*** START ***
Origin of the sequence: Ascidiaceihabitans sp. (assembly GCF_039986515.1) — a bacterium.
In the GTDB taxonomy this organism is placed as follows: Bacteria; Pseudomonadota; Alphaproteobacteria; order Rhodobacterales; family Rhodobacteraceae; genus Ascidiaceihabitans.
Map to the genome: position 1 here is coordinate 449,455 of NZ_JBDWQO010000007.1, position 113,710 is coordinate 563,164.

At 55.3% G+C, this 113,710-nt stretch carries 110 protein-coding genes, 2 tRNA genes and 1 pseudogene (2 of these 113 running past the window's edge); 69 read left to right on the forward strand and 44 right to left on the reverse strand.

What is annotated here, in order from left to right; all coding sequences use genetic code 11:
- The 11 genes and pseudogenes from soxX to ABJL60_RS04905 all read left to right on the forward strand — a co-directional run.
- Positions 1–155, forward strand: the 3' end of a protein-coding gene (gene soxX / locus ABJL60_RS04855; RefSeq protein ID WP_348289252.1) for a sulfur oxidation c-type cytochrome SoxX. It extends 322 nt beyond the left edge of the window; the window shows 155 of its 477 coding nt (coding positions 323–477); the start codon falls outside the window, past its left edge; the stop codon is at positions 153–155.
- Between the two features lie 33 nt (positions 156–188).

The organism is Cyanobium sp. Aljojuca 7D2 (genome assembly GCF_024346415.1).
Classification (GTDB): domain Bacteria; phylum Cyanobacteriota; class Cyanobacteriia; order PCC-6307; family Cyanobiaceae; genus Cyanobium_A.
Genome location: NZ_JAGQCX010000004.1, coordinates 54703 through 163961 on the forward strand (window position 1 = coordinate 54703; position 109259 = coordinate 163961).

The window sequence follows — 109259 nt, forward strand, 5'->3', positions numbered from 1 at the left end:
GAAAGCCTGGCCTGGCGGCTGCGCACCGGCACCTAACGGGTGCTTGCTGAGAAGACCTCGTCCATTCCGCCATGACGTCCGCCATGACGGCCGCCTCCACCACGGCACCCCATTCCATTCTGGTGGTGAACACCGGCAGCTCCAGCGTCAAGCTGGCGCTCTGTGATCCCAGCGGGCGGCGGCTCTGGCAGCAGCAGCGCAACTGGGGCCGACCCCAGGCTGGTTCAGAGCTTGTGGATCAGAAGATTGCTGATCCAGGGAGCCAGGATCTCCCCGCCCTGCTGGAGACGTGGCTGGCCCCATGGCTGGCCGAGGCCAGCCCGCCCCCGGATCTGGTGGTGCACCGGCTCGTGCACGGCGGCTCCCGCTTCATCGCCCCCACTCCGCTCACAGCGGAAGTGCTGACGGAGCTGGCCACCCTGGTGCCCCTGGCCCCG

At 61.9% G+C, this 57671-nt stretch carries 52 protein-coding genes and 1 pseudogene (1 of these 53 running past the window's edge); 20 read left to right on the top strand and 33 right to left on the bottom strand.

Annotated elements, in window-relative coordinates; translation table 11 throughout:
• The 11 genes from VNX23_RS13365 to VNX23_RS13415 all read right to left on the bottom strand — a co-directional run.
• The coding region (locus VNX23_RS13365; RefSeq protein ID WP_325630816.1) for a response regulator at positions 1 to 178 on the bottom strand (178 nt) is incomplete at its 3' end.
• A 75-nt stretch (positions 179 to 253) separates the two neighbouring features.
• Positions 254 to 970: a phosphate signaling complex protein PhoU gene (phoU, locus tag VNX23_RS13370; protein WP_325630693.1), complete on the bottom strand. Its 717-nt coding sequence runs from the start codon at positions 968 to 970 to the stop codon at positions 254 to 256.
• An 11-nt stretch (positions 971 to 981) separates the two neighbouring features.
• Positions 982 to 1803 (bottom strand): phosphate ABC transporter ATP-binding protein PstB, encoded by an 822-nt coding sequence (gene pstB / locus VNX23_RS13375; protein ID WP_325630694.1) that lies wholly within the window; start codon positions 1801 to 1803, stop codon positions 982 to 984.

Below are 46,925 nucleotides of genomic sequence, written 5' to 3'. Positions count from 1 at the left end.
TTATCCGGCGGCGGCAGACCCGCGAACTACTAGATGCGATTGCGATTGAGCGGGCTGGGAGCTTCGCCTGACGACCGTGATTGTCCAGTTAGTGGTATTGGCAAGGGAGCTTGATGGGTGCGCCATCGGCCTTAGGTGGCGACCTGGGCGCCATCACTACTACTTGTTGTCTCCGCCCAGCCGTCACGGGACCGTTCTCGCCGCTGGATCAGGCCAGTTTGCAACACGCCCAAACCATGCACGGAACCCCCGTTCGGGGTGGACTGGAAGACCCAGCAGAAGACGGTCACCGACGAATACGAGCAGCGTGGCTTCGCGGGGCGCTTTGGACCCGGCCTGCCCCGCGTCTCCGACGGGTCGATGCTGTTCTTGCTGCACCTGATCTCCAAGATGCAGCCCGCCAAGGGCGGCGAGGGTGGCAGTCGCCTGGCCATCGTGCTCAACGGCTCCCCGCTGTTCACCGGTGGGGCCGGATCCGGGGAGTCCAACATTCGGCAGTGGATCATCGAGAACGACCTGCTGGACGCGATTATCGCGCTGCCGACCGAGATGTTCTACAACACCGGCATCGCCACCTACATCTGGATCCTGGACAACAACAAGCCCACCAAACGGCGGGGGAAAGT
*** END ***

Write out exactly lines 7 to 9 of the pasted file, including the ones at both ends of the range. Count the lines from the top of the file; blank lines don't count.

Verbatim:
- Positions 1–155, forward strand: the 3' end of a protein-coding gene (gene soxX / locus ABJL60_RS04855; RefSeq protein ID WP_348289252.1) for a sulfur oxidation c-type cytochrome SoxX. It extends 322 nt beyond the left edge of the window; the window shows 155 of its 477 coding nt (coding positions 323–477); the start codon falls outside the window, past its left edge; the stop codon is at positions 153–155.
- Between the two features lie 33 nt (positions 156–188).

The organism is Cyanobium sp. Aljojuca 7D2 (genome assembly GCF_024346415.1).